On Tuesday morning, U.S. Rep. Diana DeGette announced she will introduce legislation requiring the Environmental Protection Agency to put a formal cap on how much hydrogen cyanide can be released from industrial facilities across the country.
She made the announcement from Focus Points, the community center in Elyria-Swansea that’s almost in view of the Suncor tar sands refinery in Commerce City.
Companies like Suncor, she told a small group of reporters and residents, are allowed to set their own maximum outputs for that chemical because of a “loophole” in EPA regulation.
“To me, that’s ludicrous,” she said. “It’s kind of unbelievable that we don’t have a limit, that we’re just relying on these companies to tell us what they’re putting out there.”
DeGette said this just came to her attention recently, and she’s using her new power as chair of Energy and Commerce’s Oversight and Investigations subcommittee to introduce a fix. Her legislation would require the EPA to use existing scientific work on hydrogen cyanide to come up with a “reasonable” maximum, which would cause companies like Suncor to “immediately limit their emissions.”
But Suncor is just one of many pollution sources around north Denver neighborhoods that have higher rates of chronic illness like asthma and heart disease, and cracking down on one unregulated compound might not make a huge difference for those residents.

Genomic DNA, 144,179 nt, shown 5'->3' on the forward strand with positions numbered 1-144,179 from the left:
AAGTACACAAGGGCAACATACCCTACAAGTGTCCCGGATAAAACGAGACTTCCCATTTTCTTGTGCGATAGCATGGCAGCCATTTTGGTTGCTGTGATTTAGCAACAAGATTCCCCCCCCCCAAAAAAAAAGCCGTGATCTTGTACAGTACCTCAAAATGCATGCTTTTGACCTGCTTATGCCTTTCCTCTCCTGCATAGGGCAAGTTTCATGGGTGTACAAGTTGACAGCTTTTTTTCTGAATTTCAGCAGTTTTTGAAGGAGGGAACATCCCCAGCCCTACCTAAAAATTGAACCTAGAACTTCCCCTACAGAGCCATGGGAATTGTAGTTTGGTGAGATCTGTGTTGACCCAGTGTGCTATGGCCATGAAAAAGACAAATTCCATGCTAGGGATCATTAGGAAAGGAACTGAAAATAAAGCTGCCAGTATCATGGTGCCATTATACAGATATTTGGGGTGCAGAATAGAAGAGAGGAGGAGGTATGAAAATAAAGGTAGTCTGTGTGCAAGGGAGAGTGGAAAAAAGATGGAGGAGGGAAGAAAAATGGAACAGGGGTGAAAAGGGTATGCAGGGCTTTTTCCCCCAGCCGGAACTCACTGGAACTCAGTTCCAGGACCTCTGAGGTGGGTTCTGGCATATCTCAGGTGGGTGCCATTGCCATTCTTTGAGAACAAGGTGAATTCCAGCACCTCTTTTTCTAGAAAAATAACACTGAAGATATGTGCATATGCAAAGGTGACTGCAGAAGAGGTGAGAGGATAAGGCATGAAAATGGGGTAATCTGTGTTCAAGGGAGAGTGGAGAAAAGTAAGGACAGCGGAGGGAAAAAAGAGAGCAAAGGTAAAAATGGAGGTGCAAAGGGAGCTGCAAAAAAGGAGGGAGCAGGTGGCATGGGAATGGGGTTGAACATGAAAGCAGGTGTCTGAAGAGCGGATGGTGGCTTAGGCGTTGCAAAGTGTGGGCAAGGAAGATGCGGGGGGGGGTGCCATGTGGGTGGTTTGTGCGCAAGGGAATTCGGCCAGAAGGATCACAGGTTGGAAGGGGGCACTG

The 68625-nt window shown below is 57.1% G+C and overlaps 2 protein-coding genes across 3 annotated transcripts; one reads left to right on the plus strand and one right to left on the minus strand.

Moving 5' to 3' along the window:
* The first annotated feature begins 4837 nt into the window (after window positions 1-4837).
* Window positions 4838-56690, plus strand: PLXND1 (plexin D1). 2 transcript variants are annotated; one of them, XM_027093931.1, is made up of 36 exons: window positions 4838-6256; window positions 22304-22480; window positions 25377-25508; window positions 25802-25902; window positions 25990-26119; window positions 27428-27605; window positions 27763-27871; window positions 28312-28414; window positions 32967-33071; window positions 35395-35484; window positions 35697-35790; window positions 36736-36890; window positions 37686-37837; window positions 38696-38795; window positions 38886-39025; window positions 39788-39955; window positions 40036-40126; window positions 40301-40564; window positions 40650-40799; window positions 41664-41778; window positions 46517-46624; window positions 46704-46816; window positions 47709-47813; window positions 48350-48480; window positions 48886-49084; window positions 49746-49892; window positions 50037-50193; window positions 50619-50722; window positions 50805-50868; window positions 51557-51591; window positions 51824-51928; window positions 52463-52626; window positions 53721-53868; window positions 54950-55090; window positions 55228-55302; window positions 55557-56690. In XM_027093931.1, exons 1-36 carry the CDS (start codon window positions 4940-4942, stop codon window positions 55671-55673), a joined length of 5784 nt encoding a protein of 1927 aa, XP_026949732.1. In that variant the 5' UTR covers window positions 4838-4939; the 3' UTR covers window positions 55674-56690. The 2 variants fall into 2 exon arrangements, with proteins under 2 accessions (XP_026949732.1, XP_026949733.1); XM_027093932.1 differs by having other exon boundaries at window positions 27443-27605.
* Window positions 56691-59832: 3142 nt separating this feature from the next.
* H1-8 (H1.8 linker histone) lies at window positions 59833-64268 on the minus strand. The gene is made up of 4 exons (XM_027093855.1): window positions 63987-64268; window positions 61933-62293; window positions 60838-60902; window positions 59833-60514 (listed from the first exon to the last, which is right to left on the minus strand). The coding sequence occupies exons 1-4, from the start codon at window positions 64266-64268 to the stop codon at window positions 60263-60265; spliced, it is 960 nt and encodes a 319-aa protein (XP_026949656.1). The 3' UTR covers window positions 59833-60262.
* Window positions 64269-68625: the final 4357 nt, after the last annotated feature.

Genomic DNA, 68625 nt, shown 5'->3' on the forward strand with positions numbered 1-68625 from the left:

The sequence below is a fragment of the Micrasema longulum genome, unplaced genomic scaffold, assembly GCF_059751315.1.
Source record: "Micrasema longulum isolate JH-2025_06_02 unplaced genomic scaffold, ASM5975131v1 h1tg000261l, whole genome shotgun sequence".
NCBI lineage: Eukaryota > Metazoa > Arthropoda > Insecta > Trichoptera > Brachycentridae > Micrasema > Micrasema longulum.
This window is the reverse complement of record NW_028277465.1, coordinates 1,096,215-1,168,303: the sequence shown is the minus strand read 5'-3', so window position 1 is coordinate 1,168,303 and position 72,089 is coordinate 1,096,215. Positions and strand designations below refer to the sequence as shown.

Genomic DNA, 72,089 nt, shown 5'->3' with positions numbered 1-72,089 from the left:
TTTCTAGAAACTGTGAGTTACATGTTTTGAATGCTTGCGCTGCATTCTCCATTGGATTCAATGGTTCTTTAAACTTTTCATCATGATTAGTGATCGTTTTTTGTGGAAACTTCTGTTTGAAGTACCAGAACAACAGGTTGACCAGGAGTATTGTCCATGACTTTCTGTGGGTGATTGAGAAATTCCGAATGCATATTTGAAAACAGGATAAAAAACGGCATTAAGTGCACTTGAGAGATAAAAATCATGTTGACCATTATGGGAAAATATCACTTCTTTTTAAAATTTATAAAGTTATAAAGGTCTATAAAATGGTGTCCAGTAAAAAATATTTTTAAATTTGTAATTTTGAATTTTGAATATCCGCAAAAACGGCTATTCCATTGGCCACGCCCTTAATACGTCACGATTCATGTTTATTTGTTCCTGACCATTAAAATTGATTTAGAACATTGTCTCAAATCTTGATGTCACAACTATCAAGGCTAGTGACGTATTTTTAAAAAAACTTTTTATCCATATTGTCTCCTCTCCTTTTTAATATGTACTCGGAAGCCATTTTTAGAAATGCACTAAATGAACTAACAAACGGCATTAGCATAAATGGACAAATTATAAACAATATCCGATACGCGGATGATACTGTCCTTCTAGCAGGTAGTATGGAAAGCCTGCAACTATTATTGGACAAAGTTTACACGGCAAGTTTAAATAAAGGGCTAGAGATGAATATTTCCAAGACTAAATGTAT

Regulation or not, Suncor releases a lot of chemicals into the air
Last year, the Denver Post reported that the refinery emits 8.5 tons of hydrogen cyanide each year. According to the CDC, the invisible gas can cause anything from skin irritation to cardiac arrest, comas, temporary blindness and can “easily” form explosive mixtures when it mixes with air.
Suncor already must comply with maximum outputs on a slew of other chemicals that are regulated by federal standards, but it doesn’t always work out that way. In 2016, a power failure caused a refining process to shut down prematurely and resulted in a huge plume of smoke and hydrogen sulfide that could be seen across the city. Just a few weeks ago, the facility dealt with a “hazmat incident” after a gas line broke.
In 2019 alone, according to documents filed by Suncor with the Colorado Department of Public Health and Environment, the company has “deviated” from 47 permits, regulations or standards over the course of 20 incidents. Eleven of those incidents were listed as planned, but the remainder – a total of 26 deviations – were listed as “under investigation.”
Deviations include releasing too much hydrogen sulfide or sulfur dioxide or burning visible flares out of the top of exhaust ports.
Garry Kaufman, director of CDPHE’s Air Pollution Control Division, said any “deviation” is technically a violation, though permits might allow for them to happen without paying a fine or settlement under certain conditions like accidents and when refining machines are scheduled to start up.
Now, it might seem pointless to have permits and regulations if companies can just exceed their limits. But Josh Kratka, a senior attorney with the National Environmental Law Center, told Denverite that America’s permitting system is an “essential” first step in regulating emissions.
“At least you know,” he said, although these kinds of regulations can become pointless if there’s no pathway to enforcement.